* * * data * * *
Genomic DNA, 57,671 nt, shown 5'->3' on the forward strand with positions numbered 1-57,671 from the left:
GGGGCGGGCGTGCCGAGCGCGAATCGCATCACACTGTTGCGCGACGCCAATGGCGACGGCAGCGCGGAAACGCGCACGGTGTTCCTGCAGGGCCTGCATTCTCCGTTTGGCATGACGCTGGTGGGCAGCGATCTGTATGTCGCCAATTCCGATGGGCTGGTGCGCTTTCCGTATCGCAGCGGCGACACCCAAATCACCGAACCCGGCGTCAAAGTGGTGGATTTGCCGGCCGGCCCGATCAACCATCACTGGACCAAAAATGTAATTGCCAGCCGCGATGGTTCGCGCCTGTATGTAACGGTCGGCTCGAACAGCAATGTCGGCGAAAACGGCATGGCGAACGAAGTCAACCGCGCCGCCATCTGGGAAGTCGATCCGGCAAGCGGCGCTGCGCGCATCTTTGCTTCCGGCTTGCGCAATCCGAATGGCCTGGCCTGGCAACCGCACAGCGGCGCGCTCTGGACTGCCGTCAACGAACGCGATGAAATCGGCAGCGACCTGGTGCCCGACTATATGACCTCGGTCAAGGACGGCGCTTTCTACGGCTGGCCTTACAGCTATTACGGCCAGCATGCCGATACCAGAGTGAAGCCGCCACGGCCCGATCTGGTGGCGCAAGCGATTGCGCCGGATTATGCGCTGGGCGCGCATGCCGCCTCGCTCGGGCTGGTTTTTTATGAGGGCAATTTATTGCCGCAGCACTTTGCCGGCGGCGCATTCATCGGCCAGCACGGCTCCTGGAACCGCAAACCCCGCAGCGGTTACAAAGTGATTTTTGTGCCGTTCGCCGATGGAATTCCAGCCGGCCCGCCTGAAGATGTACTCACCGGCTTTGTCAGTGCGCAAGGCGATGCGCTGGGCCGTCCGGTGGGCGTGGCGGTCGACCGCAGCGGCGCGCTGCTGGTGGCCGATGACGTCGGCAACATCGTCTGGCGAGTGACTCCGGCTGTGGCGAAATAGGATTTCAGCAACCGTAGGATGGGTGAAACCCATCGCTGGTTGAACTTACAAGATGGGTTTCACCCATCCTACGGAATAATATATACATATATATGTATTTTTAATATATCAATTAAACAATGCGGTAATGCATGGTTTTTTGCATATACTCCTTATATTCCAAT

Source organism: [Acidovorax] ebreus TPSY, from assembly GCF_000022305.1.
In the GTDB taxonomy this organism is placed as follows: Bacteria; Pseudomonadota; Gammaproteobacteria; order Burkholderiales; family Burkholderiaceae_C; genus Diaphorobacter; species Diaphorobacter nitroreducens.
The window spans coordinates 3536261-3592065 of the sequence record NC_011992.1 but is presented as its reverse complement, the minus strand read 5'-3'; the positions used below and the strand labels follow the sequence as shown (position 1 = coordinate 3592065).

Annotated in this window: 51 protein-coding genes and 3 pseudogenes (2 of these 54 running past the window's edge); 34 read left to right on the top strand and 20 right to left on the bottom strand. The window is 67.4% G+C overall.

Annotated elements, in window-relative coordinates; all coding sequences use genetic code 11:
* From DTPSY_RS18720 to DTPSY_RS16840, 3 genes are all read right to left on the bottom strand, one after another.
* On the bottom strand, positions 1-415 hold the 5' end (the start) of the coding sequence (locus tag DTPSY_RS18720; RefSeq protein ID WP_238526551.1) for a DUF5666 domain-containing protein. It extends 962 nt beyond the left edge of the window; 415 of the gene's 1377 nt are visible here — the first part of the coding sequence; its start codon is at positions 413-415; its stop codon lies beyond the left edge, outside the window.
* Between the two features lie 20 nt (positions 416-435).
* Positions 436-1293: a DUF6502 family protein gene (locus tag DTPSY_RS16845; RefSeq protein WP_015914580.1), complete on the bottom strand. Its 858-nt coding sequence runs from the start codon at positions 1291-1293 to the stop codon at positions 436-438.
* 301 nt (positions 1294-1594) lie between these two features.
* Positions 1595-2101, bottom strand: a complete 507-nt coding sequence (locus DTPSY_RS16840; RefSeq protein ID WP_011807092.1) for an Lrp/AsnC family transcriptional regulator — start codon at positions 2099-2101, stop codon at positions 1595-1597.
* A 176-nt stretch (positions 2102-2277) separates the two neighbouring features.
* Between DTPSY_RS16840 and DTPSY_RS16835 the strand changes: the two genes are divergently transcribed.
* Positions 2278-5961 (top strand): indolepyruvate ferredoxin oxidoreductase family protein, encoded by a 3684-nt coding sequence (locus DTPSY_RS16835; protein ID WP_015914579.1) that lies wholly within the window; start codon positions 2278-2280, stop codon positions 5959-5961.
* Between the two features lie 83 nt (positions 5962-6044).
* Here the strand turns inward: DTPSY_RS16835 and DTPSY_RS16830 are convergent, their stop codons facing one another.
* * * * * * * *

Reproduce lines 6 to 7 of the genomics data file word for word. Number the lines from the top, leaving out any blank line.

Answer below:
Annotated in this window: 51 protein-coding genes and 3 pseudogenes (2 of these 54 running past the window's edge); 34 read left to right on the top strand and 20 right to left on the bottom strand. The window is 67.4% G+C overall.

Annotated elements, in window-relative coordinates; all coding sequences use genetic code 11: